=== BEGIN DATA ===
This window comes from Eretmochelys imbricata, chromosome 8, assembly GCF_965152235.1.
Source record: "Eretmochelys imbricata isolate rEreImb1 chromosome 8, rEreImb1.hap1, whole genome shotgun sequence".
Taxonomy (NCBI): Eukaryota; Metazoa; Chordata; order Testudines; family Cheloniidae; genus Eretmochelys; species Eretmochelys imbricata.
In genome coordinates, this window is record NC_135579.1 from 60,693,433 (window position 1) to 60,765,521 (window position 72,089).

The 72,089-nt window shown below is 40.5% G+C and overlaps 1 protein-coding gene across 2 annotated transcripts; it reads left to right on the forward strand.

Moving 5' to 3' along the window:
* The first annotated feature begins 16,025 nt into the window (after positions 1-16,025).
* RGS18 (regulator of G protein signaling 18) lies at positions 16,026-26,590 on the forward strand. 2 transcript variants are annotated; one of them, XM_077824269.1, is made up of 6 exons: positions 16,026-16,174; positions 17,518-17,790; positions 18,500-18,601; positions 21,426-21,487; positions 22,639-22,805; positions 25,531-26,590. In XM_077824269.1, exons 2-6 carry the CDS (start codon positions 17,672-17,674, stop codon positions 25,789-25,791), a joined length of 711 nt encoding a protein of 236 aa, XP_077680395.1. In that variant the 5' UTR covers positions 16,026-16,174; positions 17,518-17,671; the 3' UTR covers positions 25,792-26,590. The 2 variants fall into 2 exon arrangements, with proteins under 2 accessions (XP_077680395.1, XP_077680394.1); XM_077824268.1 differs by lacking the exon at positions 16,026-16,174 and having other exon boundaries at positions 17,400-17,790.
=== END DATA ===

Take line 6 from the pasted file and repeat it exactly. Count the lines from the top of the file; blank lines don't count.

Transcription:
Moving 5' to 3' along the window: